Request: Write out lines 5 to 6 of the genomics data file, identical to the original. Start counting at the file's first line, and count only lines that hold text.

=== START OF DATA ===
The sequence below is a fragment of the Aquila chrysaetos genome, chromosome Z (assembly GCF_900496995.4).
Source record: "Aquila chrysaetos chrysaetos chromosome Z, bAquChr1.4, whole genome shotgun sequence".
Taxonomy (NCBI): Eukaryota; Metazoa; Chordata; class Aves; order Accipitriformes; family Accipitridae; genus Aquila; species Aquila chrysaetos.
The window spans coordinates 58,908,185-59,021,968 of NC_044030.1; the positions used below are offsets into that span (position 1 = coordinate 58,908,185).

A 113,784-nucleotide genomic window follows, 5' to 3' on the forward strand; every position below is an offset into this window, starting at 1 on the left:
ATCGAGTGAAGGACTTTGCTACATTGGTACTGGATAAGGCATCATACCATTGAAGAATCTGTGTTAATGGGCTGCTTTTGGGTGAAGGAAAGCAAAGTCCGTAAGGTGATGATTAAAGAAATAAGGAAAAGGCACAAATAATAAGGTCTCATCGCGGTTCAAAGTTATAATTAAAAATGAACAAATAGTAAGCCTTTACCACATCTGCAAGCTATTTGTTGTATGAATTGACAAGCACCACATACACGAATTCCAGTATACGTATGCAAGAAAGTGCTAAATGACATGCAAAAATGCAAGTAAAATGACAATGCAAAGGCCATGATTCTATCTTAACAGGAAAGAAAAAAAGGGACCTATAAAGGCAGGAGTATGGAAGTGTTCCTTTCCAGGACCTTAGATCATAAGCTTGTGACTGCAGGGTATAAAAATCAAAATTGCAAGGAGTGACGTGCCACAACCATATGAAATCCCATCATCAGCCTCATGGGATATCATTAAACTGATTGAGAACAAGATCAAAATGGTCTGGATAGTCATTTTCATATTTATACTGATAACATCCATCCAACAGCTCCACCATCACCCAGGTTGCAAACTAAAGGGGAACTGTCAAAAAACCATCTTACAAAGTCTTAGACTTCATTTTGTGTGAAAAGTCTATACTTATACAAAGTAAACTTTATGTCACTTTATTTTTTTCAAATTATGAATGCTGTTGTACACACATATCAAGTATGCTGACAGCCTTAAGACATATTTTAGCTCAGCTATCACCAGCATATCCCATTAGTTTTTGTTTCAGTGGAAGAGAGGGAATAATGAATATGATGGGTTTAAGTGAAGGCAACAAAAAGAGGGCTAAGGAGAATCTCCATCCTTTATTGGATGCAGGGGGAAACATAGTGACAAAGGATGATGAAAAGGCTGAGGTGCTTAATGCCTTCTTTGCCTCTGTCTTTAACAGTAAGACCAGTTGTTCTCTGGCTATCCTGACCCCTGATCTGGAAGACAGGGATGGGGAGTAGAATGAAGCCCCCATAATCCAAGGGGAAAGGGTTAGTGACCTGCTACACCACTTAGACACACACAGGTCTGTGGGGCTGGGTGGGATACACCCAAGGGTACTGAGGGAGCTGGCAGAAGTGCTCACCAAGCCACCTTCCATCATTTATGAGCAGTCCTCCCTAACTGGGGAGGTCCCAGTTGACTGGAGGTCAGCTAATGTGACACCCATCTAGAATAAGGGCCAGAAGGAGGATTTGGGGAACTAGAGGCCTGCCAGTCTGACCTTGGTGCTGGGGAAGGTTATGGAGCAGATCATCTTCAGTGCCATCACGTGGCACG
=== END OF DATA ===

A 113,784-nucleotide genomic window follows, 5' to 3' on the forward strand; every position below is an offset into this window, starting at 1 on the left:
ATCGAGTGAAGGACTTTGCTACATTGGTACTGGATAAGGCATCATACCATTGAAGAATCTGTGTTAATGGGCTGCTTTTGGGTGAAGGAAAGCAAAGTCCGTAAGGTGATGATTAAAGAAATAAGGAAAAGGCACAAATAATAAGGTCTCATCGCGGTTCAAAGTTATAATTAAAAATGAACAAATAGTAAGCCTTTACCACATCTGCAAGCTATTTGTTGTATGAATTGACAAGCACCACATACACGAATTCCAGTATACGTATGCAAGAAAGTGCTAAATGACATGCAAAAATGCAAGTAAAATGACAATGCAAAGGCCATGATTCTATCTTAACAGGAAAGAAAAAAAGGGACCTATAAAGGCAGGAGTATGGAAGTGTTCCTTTCCAGGACCTTAGATCATAAGCTTGTGACTGCAGGGTATAAAAATCAAAATTGCAAGGAGTGACGTGCCACAACCATATGAAATCCCATCATCAGCCTCATGGGATATCATTAAACTGATTGAGAACAAGATCAAAATGGTCTGGATAGTCATTTTCATATTTATACTGATAACATCCATCCAACAGCTCCACCATCACCCAGGTTGCAAACTAAAGGGGAACTGTCAAAAAACCATCTTACAAAGTCTTAGACTTCATTTTGTGTGAAAAGTCTATACTTATACAAAGTAAACTTTATGTCACTTTATTTTTTTCAAATTATGAATGCTGTTGTACACACATATCAAGTATGCTGACAGCCTTAAGACATATTTTAGCTCAGCTATCACCAGCATATCCCATTAGTTTTTGTTTCAGTGGAAGAGAGGGAATAATGAATATGATGGGTTTAAGTGAAGGCAACAAAAAGAGGGCTAAGGAGAATCTCCATCCTTTATTGGATGCAGGGGGAAACATAGTGACAAAGGATGATGAAAAGGCTGAGGTGCTTAATGCCTTCTTTGCCTCTGTCTTTAACAGTAAGACCAGTTGTTCTCTGGCTATCCTGACCCCTGATCTGGAAGACAGGGATGGGGAGTAGAATGAAGCCCCCATAATCCAAGGGGAAAGGGTTAGTGACCTGCTACACCACTTAGACACACACAGGTCTGTGGGGCTGGGTGGGATACACCCAAGGGTACTGAGGGAGCTGGCAGAAGTGCTCACCAAGCCACCTTCCATCATTTATGAGCAGTCCTCCCTAACTGGGGAGGTCCCAGTTGACTGGAGGTCAGCTAATGTGACACCCATCTAGAATAAGGGCCAGAAGGAGGATTTGGGGAACTAGAGGCCTGCCAGTCTGACCTTGGTGCTGGGGAAGGTTATGGAGCAGATCATCTTCAGTGCCATCACGTGGCACG